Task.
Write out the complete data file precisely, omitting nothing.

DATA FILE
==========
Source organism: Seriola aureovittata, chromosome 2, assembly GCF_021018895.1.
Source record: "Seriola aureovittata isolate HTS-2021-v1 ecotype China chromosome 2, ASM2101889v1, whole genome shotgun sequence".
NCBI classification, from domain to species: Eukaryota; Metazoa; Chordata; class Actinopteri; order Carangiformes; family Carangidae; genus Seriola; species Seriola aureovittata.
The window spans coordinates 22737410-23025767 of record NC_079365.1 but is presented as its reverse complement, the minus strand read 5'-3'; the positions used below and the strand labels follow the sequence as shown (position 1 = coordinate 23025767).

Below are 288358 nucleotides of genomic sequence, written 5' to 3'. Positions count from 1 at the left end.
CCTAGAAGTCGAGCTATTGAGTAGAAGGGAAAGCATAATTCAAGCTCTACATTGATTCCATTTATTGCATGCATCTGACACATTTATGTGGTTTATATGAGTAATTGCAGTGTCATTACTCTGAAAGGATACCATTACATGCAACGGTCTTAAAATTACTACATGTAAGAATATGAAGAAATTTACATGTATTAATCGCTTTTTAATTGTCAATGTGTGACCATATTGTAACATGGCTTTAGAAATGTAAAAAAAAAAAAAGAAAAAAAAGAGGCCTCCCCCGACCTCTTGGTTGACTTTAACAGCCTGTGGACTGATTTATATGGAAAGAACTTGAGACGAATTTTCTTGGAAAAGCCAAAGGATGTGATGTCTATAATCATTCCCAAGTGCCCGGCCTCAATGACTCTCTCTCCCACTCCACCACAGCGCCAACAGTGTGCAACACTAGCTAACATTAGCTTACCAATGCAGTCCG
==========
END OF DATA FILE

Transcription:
Source organism: Seriola aureovittata, chromosome 2, assembly GCF_021018895.1.
Source record: "Seriola aureovittata isolate HTS-2021-v1 ecotype China chromosome 2, ASM2101889v1, whole genome shotgun sequence".
NCBI classification, from domain to species: Eukaryota; Metazoa; Chordata; class Actinopteri; order Carangiformes; family Carangidae; genus Seriola; species Seriola aureovittata.
The window spans coordinates 22737410-23025767 of record NC_079365.1 but is presented as its reverse complement, the minus strand read 5'-3'; the positions used below and the strand labels follow the sequence as shown (position 1 = coordinate 23025767).

Below are 288358 nucleotides of genomic sequence, written 5' to 3'. Positions count from 1 at the left end.
CCTAGAAGTCGAGCTATTGAGTAGAAGGGAAAGCATAATTCAAGCTCTACATTGATTCCATTTATTGCATGCATCTGACACATTTATGTGGTTTATATGAGTAATTGCAGTGTCATTACTCTGAAAGGATACCATTACATGCAACGGTCTTAAAATTACTACATGTAAGAATATGAAGAAATTTACATGTATTAATCGCTTTTTAATTGTCAATGTGTGACCATATTGTAACATGGCTTTAGAAATGTAAAAAAAAAAAAAGAAAAAAAAGAGGCCTCCCCCGACCTCTTGGTTGACTTTAACAGCCTGTGGACTGATTTATATGGAAAGAACTTGAGACGAATTTTCTTGGAAAAGCCAAAGGATGTGATGTCTATAATCATTCCCAAGTGCCCGGCCTCAATGACTCTCTCTCCCACTCCACCACAGCGCCAACAGTGTGCAACACTAGCTAACATTAGCTTACCAATGCAGTCCG